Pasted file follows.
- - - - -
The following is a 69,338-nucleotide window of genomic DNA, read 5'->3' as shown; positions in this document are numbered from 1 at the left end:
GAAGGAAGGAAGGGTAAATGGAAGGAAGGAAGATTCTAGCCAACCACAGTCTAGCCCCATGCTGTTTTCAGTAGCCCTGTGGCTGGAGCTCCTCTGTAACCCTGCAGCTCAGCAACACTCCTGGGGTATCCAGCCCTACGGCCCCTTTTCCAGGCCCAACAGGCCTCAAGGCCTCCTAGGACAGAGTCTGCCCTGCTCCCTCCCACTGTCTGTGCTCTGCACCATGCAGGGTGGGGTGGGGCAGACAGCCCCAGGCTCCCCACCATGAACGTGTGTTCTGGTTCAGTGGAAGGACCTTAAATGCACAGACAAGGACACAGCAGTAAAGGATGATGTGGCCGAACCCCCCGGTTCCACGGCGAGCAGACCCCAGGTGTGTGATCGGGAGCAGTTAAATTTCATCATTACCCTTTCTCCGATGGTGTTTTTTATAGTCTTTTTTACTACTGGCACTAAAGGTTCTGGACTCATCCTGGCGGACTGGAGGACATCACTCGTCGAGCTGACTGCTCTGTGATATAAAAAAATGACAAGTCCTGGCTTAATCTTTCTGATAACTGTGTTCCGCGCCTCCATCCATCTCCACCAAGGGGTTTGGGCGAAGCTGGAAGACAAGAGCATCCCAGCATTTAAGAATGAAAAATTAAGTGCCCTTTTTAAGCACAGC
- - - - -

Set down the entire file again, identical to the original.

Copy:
The following is a 69,338-nucleotide window of genomic DNA, read 5'->3' as shown; positions in this document are numbered from 1 at the left end:
GAAGGAAGGAAGGGTAAATGGAAGGAAGGAAGATTCTAGCCAACCACAGTCTAGCCCCATGCTGTTTTCAGTAGCCCTGTGGCTGGAGCTCCTCTGTAACCCTGCAGCTCAGCAACACTCCTGGGGTATCCAGCCCTACGGCCCCTTTTCCAGGCCCAACAGGCCTCAAGGCCTCCTAGGACAGAGTCTGCCCTGCTCCCTCCCACTGTCTGTGCTCTGCACCATGCAGGGTGGGGTGGGGCAGACAGCCCCAGGCTCCCCACCATGAACGTGTGTTCTGGTTCAGTGGAAGGACCTTAAATGCACAGACAAGGACACAGCAGTAAAGGATGATGTGGCCGAACCCCCCGGTTCCACGGCGAGCAGACCCCAGGTGTGTGATCGGGAGCAGTTAAATTTCATCATTACCCTTTCTCCGATGGTGTTTTTTATAGTCTTTTTTACTACTGGCACTAAAGGTTCTGGACTCATCCTGGCGGACTGGAGGACATCACTCGTCGAGCTGACTGCTCTGTGATATAAAAAAATGACAAGTCCTGGCTTAATCTTTCTGATAACTGTGTTCCGCGCCTCCATCCATCTCCACCAAGGGGTTTGGGCGAAGCTGGAAGACAAGAGCATCCCAGCATTTAAGAATGAAAAATTAAGTGCCCTTTTTAAGCACAGC